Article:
Thursday, September 24, 2009

Will someone please make a Venn Diagram?

What does ministry to the poor look like? How do we balance the Kingdom of God and social justice? What is the form evangelism should take in the city?

These are the questions that swim in my cranial juices as of late. I pray that they continue to bring my face to the Lord to look for answers. We know from scripture and the very nature of Christ that God mandates us to take care of the poor. “I command you to be open handed toward your brother and toward the poor and the needy in your land.” (Deut 15:11)

God has made both the physical and spiritual, how can we think that our service is only the spiritual? (Gen 1:28). I’m guilty of running to evangelize to the man that hungers for literal bread. His mind is consumed by the gurgling s of his stomach. I leave without a prayer for repentance and without a care for his hunger. This cannot be what God means by “mercy.”

The other side of the ditch is there too. The side that runs to feed the hungry, clothe the naked, but feeds NOT the words of eternal life and clothes NOT in garments of righteousness. These are churches that remove the name of Christ from their work and become just another government program.

I don’t mean to speak harshly; I only rebuke my own wanderings into ditches. It is evidence of God’s love in our life when we respond with balanced deed for need. “This is how we know what love is: Jesus Christ laid down his life for us. And we ought to lay down our lives for our brothers. If anyone has material possessions and sees his brother in need but has no pity on him, how can the love of God be in him?” 1 John 3:16-17

Jesus teaches that anyone who has truly been touched by the grace of a merciful God will be vigorous in helping the needy. I ask you brothers and sisters, what does vigorous mercy look like?

In our human nature we tend to put limits onto our aid. We limit by deciding on our own accord the worthiness of a person in need to receive our help. We also limit by what we believe he or she may do with our aid. We make them out to be “deserving” poor. I was getting an oil change a few weeks ago. I was backing up my car when a man approached me and asked, “Do you have $.38 for the bus?” I barely looked at him, but internally I judged. “I can’t give money, I’m never supposed to give money, they’ll just spend it on alcohol, etc.” The middle-class mantras invaded my carnal mind. I limited my aid by judging both man and use of my aid. I counted him as “undeserving.”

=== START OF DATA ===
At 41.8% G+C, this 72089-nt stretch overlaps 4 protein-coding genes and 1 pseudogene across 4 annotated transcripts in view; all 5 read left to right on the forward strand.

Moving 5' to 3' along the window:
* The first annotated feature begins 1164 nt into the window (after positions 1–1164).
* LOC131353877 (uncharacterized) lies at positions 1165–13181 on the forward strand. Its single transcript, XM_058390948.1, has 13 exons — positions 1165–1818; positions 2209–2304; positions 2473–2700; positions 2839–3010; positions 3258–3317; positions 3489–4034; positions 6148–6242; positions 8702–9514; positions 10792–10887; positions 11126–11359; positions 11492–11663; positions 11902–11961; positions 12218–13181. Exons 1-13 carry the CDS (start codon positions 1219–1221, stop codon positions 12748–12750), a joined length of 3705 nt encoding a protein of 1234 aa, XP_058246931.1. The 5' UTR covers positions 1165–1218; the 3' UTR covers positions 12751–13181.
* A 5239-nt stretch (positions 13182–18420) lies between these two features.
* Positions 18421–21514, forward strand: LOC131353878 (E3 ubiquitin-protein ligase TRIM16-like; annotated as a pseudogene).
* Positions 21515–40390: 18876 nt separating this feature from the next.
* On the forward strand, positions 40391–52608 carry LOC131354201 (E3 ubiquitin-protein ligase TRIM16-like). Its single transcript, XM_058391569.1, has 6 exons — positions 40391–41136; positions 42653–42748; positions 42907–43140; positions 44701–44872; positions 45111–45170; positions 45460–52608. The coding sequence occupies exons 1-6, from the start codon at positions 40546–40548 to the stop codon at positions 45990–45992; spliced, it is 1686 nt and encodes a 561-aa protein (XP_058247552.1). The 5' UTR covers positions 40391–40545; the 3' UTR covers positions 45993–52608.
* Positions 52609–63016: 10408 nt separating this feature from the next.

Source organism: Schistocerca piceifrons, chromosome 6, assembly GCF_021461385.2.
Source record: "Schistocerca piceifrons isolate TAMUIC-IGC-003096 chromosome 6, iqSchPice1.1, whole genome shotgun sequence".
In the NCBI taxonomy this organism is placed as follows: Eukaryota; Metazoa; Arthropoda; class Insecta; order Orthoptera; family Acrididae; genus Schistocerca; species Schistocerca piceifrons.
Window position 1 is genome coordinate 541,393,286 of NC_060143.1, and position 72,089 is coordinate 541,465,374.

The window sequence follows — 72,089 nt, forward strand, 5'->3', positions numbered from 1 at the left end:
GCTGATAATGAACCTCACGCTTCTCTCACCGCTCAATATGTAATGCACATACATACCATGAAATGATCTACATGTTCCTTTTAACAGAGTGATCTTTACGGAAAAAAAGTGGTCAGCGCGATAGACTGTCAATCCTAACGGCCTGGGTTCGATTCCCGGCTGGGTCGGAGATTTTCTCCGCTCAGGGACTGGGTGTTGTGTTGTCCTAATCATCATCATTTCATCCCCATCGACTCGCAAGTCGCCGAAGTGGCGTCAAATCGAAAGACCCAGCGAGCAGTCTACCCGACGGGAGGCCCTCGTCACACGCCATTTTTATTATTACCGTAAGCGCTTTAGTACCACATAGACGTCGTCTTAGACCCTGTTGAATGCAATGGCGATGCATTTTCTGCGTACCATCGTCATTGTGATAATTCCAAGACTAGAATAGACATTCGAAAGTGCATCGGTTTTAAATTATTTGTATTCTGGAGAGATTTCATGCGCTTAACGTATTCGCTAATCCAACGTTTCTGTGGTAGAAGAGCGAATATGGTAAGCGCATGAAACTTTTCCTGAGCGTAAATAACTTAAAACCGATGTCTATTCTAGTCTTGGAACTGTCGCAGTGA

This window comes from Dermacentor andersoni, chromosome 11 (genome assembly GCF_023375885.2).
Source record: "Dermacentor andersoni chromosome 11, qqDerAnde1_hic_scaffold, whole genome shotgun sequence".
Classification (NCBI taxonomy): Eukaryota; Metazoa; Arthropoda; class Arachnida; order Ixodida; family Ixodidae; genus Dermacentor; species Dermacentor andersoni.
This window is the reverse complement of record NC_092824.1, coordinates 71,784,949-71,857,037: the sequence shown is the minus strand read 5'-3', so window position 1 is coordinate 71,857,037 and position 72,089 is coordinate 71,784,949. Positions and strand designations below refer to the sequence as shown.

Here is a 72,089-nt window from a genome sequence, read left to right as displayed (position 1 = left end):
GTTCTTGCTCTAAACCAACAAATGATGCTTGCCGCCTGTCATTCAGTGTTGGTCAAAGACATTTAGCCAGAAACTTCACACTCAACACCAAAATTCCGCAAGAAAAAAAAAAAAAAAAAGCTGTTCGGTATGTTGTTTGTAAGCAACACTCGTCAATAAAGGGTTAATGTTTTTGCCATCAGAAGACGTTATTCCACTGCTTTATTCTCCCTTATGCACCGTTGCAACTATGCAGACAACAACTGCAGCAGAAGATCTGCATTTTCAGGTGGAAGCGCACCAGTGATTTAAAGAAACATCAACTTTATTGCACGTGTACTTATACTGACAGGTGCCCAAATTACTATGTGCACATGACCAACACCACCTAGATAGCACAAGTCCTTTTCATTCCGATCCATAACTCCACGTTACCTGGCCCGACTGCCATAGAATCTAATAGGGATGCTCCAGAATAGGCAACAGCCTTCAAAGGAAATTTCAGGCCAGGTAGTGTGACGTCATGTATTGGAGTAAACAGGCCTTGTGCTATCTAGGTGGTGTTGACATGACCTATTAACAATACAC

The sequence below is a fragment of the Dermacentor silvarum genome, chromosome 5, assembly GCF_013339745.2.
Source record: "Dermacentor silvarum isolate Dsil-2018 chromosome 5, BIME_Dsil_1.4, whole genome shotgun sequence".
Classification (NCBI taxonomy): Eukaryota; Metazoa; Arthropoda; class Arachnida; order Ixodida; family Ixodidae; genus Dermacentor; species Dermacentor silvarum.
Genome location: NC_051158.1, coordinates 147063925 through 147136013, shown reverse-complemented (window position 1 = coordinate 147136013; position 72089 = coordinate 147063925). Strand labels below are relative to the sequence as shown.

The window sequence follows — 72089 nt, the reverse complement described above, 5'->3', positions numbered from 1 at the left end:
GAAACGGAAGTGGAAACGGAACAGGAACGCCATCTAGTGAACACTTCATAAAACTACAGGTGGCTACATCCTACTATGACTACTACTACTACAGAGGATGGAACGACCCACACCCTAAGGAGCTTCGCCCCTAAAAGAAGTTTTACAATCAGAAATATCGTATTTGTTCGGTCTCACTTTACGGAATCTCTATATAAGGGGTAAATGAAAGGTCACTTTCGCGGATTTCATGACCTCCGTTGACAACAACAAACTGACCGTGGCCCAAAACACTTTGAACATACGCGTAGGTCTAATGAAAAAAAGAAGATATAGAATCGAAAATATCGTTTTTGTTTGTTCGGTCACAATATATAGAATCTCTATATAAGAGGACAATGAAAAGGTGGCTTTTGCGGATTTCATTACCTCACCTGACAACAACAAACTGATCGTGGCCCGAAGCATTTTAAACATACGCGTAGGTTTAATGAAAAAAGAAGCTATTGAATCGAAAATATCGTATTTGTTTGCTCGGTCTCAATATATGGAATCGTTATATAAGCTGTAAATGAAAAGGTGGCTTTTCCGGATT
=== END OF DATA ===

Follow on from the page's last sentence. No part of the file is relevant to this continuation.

Who am I? I’m the undeserving sinner obstinate toward the Lord. I spit at His grace in that moment, denying mercy to another. Who are we to judge worth? Who are we to limit the workings of the Spirit of God? The Holy Spirit is in the movements of mercy, in the acceptance of mercy, in the extension of the acceptance. That $.38 would have been blessed. I’d love to hear your thoughts on this, as I don’t claim to know any depth on this subject.

1 comment:

  1. I love your thoughtfulness on this subject.

    You really hit a spot in my heart about judging people worthy or not...God can use any situation with any person to His betterment and He will bless it. Thanks for that reminder.

    And, I also think that many people, given the choice, would speak to the physical needs faster than the spiritual, because it is easier to give food and money than to share the gospel at times. I will be praying that God readies my heart to talk about the kingdom with these people while ministering to their physical needs.